What you need to know
- Google is said to be working on its own privacy 'nutrition' labels for apps in the Play Store.
- The company's own labels might be less strict than Apple's as Google seeks to promote a healthy ad ecosystem.
- Google said it was always looking for ways to raise the bar on privacy.
Apple's privacy nutrition labels have been in the news lately primarily fueling the company's ongoing feud with Facebook. These labels provided more power to privacy-conscious consumers, giving them tools to see which apps respected their privacy, and which apps were laxer about it. Bloomberg this week reported that Google was working on implementing a similar tool for the Play Store. It's not clear how far in the process it was, the report states that Google was "exploring" and "discussing" these changes, so it could be a while before we see this take place — if at all it does.
Bloomberg notes that Google aims to balance the needs of consumers, developers, and advertisers alike, potentially offering a more lax approach to data privacy than Apple does. "We're always looking for ways to work with developers to raise the bar on privacy while enabling a healthy, ad-supported app ecosystem," a Google spokesman told Bloomberg.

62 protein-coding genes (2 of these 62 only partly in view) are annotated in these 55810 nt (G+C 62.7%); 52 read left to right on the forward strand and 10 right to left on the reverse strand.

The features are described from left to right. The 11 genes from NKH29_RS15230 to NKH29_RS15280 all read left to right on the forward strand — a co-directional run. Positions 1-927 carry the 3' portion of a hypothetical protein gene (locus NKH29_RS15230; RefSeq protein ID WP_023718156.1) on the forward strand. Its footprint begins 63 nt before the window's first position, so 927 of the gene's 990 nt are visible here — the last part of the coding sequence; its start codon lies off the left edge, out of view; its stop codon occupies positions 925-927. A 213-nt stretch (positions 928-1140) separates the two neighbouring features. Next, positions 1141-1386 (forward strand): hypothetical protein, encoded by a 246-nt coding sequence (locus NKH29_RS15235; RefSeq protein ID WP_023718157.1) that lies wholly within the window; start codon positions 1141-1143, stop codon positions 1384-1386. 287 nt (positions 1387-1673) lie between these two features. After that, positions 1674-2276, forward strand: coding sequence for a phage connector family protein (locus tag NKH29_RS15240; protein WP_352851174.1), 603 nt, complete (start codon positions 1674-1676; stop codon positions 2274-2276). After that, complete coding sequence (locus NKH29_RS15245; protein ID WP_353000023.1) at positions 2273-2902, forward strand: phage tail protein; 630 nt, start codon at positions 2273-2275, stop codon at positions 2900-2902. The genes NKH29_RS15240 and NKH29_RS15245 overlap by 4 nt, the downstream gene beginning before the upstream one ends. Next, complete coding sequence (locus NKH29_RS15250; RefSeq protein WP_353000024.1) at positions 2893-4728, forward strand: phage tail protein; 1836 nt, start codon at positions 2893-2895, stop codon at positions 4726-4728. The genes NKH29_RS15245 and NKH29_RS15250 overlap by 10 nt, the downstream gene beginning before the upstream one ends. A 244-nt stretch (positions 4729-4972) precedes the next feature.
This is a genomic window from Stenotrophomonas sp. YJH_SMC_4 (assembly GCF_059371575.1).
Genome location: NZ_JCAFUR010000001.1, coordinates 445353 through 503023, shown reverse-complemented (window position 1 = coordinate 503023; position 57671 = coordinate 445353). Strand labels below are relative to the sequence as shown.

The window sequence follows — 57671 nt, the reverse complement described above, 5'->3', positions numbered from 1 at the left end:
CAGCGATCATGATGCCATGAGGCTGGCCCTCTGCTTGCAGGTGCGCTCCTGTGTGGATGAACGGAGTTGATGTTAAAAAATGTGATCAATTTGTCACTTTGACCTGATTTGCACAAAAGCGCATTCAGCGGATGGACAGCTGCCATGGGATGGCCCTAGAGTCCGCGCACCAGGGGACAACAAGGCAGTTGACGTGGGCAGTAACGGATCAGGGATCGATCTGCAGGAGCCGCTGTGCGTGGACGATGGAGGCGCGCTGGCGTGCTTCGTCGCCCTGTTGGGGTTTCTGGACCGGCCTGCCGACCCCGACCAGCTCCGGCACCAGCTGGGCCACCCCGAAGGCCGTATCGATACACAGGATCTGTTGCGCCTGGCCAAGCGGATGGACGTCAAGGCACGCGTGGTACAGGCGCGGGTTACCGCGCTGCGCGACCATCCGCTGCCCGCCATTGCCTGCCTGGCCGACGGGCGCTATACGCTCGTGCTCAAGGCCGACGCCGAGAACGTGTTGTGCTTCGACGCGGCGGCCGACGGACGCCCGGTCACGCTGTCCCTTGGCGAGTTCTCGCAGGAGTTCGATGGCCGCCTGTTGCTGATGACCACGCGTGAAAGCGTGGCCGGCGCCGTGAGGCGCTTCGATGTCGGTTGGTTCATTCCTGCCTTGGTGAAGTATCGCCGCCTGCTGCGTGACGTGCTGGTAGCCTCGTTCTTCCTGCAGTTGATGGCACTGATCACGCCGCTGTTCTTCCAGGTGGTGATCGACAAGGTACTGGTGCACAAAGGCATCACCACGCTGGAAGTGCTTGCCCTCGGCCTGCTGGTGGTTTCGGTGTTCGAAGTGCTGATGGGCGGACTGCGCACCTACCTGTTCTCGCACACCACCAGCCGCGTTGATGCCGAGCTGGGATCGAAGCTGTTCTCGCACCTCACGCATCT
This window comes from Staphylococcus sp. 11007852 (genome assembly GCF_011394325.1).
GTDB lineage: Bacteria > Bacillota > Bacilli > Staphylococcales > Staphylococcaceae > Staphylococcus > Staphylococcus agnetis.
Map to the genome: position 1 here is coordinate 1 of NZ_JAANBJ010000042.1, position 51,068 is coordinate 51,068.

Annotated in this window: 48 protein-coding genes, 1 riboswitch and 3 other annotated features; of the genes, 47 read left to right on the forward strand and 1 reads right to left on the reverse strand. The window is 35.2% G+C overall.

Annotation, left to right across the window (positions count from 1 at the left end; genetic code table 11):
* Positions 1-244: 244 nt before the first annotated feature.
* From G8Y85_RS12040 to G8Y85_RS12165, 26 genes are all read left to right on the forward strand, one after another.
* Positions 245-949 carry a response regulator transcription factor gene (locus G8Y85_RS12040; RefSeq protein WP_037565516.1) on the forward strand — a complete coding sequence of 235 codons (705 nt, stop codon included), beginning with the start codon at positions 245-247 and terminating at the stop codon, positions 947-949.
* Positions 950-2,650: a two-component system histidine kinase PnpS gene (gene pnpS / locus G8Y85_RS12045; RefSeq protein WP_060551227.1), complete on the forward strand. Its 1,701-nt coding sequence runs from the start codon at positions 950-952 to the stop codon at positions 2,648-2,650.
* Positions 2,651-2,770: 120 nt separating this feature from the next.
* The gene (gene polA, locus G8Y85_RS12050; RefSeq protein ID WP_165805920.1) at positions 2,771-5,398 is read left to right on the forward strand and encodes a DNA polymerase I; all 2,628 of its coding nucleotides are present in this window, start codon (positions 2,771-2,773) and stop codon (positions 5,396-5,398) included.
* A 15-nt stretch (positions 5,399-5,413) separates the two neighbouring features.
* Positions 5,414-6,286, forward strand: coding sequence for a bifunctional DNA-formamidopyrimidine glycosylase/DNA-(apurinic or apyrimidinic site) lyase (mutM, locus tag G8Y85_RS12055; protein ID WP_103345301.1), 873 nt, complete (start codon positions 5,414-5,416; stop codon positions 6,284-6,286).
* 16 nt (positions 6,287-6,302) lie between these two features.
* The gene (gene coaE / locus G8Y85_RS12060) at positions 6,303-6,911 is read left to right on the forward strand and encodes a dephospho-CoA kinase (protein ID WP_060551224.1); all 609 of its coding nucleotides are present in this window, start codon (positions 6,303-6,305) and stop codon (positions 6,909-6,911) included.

But it's not clear whether these labels will actually help users beyond providing a false veneer of privacy. As anyone who's been overwhelmed by the number of cookie prompts in the EU could tell you, it's more likely than not that people will either scroll past or simply just accept whatever tracking is offered to them. After all, if you need to use Facebook for your Sunday knitting group, knowing what it tracks isn't going to change the calculus much. Aside from that, there's the option available to developers to simply dissemble and misrepresent what they do track.
The Washington Post's Geoffrey A. Fowler found that upon checking "what a couple dozen apps claim about privacy in the App Store, [he] found more than a dozen that were either misleading or flat-out inaccurate." He highlighted a variety of apps including a mobile game, Match 3D, which claimed that it only took "data not linked to you." Fowler found the game "sending an ID for my phone that could be used to track me to more than a dozen different companies."
If Google would want to follow in Apple's footsteps but be more flexible about it, it would still have to overcome Apple's teething issues explored above. Perhaps that's easier said than done, but Google does have less leeway than its competitor when it comes to trust around privacy. If it wants its own privacy labels to be taken seriously, it'll need to be stringent in its verification.
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